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Anonymous 2013-02-20 20:24:50 No.5548879
So gluons would have to have mass because they mediate the strong force, If they had no mass, then the distance the force can cover is zero.

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Anonymous 2013-02-20 20:27:52 No.5548888
>>5548876
I knew that there is some fermion-Higgs coupling but I never read about their proposed nature. But the coupling alone doesn't work the same way as it does with the W and Z bosons, right?

>>5548879
Eh, it's more intricate. Gluons are self-interacting because of their non-abelian nature (wiki it). This fact comes with a plethora of consequences, one of them being this dynamic mass thing. And I don't think your last point is valid. The exchange boson of QED, the photon, has no mass, and yet its range is infinite.

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Anonymous 2013-02-20 20:28:54 No.5548894
>>5548879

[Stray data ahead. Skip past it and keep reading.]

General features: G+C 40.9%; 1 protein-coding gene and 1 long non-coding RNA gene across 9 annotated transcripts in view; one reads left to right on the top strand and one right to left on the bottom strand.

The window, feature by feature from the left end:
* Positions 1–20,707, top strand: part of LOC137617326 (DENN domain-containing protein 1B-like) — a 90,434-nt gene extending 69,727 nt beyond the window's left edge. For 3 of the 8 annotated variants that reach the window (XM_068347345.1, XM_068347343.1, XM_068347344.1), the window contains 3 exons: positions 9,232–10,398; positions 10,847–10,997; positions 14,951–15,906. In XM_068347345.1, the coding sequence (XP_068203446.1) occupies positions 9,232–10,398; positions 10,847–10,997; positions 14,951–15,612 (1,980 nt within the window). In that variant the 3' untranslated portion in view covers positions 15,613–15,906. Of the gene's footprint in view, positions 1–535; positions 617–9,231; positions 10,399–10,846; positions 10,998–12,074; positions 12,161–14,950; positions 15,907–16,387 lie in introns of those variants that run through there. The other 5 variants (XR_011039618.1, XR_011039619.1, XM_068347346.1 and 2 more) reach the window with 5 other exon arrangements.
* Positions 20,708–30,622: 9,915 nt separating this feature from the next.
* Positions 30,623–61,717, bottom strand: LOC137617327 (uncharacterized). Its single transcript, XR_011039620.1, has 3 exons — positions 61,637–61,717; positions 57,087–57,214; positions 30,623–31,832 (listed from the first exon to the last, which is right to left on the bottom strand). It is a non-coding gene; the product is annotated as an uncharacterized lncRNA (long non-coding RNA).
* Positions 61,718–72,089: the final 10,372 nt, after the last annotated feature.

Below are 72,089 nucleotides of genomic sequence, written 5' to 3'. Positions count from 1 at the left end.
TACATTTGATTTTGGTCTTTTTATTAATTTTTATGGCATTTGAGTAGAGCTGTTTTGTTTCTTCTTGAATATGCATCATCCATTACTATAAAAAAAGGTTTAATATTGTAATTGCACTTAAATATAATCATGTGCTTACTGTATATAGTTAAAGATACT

no, if it has no mass its range would be infinite, like electromagnetism. having mass makes the particle decay into other particles making it a short range force (before it can decay it has to mediate the force).

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Anonymous 2013-02-20 20:34:01 No.5548911
>>5548888
>But the coupling alone doesn't work the same way as it does with the W and Z bosons, right?
I think its pretty much the same, but without the symmetry breaking (since all of the fermions have mass.)

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Anonymous 2013-02-20 20:40:38 No.5548933
But QCD at high density is that, by thinking about it, one discovers a fruitful new perspective on the traditional problems of confinement and chiral-symmetry breaking.

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Anonymous 2013-02-20 21:26:58 No.5549102
>>5548746
I'm >>5548732 for what it's worth
From what I understand- and I want to be clear, while I know enough QFT to speak semicompetently about this I'm by no means an expert- for` a general answer that encompasses the familiar concept of mass the answer would be no, but (just to avoid future confusion) in many contexts where the higgs boson is actually discussed it's the sole cause of what's called mass there.